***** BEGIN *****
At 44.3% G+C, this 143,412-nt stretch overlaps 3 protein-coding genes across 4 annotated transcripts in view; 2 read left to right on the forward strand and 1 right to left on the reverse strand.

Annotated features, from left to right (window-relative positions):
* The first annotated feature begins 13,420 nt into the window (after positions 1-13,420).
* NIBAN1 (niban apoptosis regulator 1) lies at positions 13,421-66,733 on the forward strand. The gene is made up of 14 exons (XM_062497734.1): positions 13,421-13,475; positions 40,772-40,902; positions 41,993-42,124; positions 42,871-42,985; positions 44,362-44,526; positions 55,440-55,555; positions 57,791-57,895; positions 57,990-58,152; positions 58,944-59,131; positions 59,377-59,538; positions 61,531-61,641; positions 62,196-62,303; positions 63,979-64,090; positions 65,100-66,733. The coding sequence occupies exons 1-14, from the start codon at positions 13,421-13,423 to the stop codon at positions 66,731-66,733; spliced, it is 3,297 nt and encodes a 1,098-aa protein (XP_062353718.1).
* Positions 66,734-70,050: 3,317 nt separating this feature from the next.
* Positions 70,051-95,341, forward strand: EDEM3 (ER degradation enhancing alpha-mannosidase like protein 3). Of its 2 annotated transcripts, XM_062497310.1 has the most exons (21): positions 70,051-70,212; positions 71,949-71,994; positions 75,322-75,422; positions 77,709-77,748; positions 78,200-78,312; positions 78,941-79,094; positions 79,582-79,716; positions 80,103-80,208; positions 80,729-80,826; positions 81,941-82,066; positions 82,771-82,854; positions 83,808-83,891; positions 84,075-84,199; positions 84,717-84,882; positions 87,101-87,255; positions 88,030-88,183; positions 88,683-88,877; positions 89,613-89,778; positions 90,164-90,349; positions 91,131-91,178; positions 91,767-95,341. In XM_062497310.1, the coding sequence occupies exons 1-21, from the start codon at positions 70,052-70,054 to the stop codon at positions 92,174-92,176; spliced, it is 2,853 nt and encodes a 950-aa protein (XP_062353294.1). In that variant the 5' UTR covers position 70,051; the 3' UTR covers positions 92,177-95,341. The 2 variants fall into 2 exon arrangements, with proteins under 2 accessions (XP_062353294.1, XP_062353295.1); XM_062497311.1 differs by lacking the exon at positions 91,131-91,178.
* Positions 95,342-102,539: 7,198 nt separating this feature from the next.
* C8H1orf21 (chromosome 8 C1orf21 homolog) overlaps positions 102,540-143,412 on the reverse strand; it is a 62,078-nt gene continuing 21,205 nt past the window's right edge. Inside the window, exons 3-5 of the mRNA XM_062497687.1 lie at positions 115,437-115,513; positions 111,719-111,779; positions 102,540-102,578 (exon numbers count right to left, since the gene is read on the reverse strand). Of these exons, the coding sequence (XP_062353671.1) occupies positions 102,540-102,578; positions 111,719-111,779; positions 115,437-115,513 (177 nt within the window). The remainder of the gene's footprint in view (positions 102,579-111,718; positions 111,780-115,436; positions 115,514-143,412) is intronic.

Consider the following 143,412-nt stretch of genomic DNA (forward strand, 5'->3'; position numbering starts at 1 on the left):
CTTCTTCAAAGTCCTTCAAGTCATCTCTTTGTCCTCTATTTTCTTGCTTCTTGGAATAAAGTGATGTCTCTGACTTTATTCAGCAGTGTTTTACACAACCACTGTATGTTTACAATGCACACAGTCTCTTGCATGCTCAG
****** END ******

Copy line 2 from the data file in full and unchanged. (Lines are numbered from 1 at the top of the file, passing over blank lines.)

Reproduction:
Annotated features, from left to right (window-relative positions):